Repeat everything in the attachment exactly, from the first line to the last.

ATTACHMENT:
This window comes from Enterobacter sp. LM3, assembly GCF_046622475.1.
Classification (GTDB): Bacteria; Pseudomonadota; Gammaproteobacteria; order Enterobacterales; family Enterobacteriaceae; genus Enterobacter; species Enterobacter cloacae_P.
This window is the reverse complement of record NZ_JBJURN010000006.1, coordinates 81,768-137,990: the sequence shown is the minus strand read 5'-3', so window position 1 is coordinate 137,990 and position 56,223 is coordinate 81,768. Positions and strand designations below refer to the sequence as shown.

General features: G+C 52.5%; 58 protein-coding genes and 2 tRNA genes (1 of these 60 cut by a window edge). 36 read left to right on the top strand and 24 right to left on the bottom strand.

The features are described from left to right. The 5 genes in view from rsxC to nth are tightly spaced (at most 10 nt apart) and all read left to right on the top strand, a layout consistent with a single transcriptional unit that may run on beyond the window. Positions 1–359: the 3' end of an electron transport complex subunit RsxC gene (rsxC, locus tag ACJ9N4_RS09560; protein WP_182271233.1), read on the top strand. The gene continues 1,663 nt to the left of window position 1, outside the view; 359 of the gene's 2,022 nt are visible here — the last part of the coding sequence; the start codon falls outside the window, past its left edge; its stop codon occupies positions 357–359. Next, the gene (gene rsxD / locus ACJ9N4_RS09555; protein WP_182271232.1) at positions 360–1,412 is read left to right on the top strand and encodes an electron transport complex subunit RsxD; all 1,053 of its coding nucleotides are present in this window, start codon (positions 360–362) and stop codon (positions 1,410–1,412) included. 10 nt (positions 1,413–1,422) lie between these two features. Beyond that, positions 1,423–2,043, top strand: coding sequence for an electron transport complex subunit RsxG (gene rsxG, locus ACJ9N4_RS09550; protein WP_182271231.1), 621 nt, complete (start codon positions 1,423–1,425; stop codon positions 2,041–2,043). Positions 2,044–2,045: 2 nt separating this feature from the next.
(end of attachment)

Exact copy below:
This window comes from Enterobacter sp. LM3, assembly GCF_046622475.1.
Classification (GTDB): Bacteria; Pseudomonadota; Gammaproteobacteria; order Enterobacterales; family Enterobacteriaceae; genus Enterobacter; species Enterobacter cloacae_P.
This window is the reverse complement of record NZ_JBJURN010000006.1, coordinates 81,768-137,990: the sequence shown is the minus strand read 5'-3', so window position 1 is coordinate 137,990 and position 56,223 is coordinate 81,768. Positions and strand designations below refer to the sequence as shown.

General features: G+C 52.5%; 58 protein-coding genes and 2 tRNA genes (1 of these 60 cut by a window edge). 36 read left to right on the top strand and 24 right to left on the bottom strand.

The features are described from left to right. The 5 genes in view from rsxC to nth are tightly spaced (at most 10 nt apart) and all read left to right on the top strand, a layout consistent with a single transcriptional unit that may run on beyond the window. Positions 1–359: the 3' end of an electron transport complex subunit RsxC gene (rsxC, locus tag ACJ9N4_RS09560; protein WP_182271233.1), read on the top strand. The gene continues 1,663 nt to the left of window position 1, outside the view; 359 of the gene's 2,022 nt are visible here — the last part of the coding sequence; the start codon falls outside the window, past its left edge; its stop codon occupies positions 357–359. Next, the gene (gene rsxD / locus ACJ9N4_RS09555; protein WP_182271232.1) at positions 360–1,412 is read left to right on the top strand and encodes an electron transport complex subunit RsxD; all 1,053 of its coding nucleotides are present in this window, start codon (positions 360–362) and stop codon (positions 1,410–1,412) included. 10 nt (positions 1,413–1,422) lie between these two features. Beyond that, positions 1,423–2,043, top strand: coding sequence for an electron transport complex subunit RsxG (gene rsxG, locus ACJ9N4_RS09550; protein WP_182271231.1), 621 nt, complete (start codon positions 1,423–1,425; stop codon positions 2,041–2,043). Positions 2,044–2,045: 2 nt separating this feature from the next.